Why Bostonians at Fenway Cheer For the Out-of-Town Team's Big Bats
Major League Baseball's new interleague play reminds sports fans that, 44 years ago, Beantown was the home of the Braves.
Sure, Boston already had the edge on historic "oldies." It's the home of the oldest public school, the oldest public library, and the oldest public garden.
But this weekend it pulled out another. In a throwback to the first half of the century, Boston's first baseball teams returned as if through the cornstalks in the movie "Field of Dreams." Forsaking spandex for billowy shirts and pants like 1910s legend Shoeless Joe Jackson used to wear, the Atlanta (former Boston) Braves and Boston Red Sox played a three-game series that meant much more to hometown fans than just box scores and batting averages.
For many tried-and-true Bostonians, the Braves had finally come home. After 44 years of separation, the Braves played its first games in Beantown since leaving for Milwaukee in 1953 and then moving on to Atlanta in 1966.
The three-game series - which the Braves easily swept - was made possible by Major League Baseball's newest experiment to spur falling attendance - interleague play. For the first time, teams from the American and National Leagues are facing each other during the regular season, and baseball's schedule maker saw the golden opportunity to bring the National League Braves back to play the American League Red Sox. So far, the interleague dates have improved attendance on those dates leaguewide, and this long-sold-out series was one of the most eagerly awaited matchups of the season.
It didn't matter that the Atlanta Braves are headed for the post-season in October while the Red Sox will be on vacation. This was a time for celebration. Fans flew "Welcome home Braves" banners over the bleachers. T-shirts and hats stamped with "Braves" were as abundant as those with Red Sox logos. Players congregated collegially in pre-game batting practice, chatting and slapping one another's backs. Team managers - the Braves' Bobby Cox and the Red Sox' Jimy Williams - stood behind the home plate batting cage talking about the days when they played, interleague play, and the differences in the two leagues' rules. Mainly, pitchers in the National League bat themselves, while designated hitters bat for American League pitchers.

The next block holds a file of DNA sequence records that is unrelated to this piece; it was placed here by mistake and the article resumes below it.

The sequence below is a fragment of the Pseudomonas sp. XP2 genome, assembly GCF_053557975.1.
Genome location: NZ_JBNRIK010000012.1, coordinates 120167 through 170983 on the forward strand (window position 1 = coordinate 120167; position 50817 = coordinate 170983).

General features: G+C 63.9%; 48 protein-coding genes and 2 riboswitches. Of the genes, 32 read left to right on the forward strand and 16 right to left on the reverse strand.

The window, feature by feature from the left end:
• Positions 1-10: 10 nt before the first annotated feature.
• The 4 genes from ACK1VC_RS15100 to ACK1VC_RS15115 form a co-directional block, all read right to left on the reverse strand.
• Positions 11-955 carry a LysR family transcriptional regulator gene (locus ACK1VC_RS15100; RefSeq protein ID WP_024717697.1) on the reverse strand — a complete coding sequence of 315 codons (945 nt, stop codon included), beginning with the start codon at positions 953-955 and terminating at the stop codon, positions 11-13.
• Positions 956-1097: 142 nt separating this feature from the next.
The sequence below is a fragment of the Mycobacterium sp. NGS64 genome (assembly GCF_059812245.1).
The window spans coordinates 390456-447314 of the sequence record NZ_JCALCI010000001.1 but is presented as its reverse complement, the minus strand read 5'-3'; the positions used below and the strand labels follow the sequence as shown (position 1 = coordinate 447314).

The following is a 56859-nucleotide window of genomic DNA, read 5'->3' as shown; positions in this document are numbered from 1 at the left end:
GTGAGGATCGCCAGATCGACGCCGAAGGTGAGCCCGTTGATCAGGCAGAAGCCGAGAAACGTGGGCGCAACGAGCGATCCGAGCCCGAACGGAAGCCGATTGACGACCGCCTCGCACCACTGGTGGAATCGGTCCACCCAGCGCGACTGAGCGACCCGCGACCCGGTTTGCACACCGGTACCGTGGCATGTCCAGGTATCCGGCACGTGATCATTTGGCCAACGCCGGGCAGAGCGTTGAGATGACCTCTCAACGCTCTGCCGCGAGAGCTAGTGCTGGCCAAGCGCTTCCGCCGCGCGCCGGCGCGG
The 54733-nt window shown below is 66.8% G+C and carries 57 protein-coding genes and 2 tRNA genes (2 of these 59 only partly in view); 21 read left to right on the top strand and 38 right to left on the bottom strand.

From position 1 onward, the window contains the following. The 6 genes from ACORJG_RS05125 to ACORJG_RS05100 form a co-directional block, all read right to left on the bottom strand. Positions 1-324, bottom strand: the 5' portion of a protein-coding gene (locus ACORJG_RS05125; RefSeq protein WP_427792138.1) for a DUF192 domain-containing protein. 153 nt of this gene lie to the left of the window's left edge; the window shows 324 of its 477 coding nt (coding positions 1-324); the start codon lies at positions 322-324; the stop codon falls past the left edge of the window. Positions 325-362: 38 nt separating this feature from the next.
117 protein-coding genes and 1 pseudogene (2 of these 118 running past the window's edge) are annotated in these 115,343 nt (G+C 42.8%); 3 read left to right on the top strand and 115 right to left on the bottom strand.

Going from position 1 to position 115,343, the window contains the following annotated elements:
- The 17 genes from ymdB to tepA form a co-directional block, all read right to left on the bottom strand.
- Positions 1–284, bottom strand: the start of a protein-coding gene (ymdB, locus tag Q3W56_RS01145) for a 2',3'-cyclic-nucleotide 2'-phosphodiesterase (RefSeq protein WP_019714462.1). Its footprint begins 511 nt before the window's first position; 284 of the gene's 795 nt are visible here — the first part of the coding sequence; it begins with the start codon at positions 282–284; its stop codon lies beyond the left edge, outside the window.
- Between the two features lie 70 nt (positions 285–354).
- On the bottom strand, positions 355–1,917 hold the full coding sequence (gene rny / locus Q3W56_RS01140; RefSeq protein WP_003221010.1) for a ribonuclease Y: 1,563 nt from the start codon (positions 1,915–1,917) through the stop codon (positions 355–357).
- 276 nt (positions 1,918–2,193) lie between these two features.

"Things come full circle sometimes," Williams muses, referring to both the rules and the Braves returning to Boston.
As the Braves were introduced for the first time Friday in the damp late summer air, fans cheered wildly. And as the bats cracked (mostly those of the Braves), the cheers wafted over the "Green Monster" - that infamous left-field wall.
In fact, the only member of the Red Sox to receive more bravos than the Braves was the team's one bright light this year, shortstop Nomar Garciaparra. Widely expected to be named American League Rookie of the Year, Garciaparra had a 29-game hitting streak going into this series. He had already passed the American League rookie record set 54 years ago - a 26-game streak. And he was only five games from tying both Dom DiMaggio's Red Sox club record and the Major League record for the longest hitting streak by a rookie.
The pressure was on. As he sauntered out of the dugout Friday afternoon for batting practice, a pack of reporters engulfed him. Like a cornered cub, he fled to the field, pleading he had to get to practice. And the only person to bend his ear had no press credentials at all.
"Nomar, do you want to play catch?" called Stephen Passen, a grade-schooler who was leaning over the fence next to the dugout.
Nomar turned and flashed a wide smile at Stephen, who had traveled with his dad to his first Major League game from Amherst, N.H. "I can't right now. I gotta stretch, buddy."
"Will you sign my ball, then?" Stephen asked. Nomar complied and posed with Stephen for Dad's camera.
Besides the signing sidetrack, Nomar stuck to his regimen. He refuses to discuss stats, he ascends and climbs the dugout stairs the same way - one foot then the other on each step. In the batting box, he incessantly taps each toe in the dirt until the pitcher delivers the ball. And until this series, he wore the same hat for every game.
"Of all sports, baseball players are the most superstitious of the bunch," quips local sports broadcaster Willie Maye, watching Garciaparra in the batter's box.
Vaunted first baseman Mo Vaughn weighs in. "I hope his streak goes the whole season. But I don't want to talk about it just in case...."
To standing ovations, Garciaparra extended his streak Friday night to 30 games with two hits. But it ended on the next day, when he went 0 for 3, still to standing ovations. Vaughn says it must've been the new "old" cap.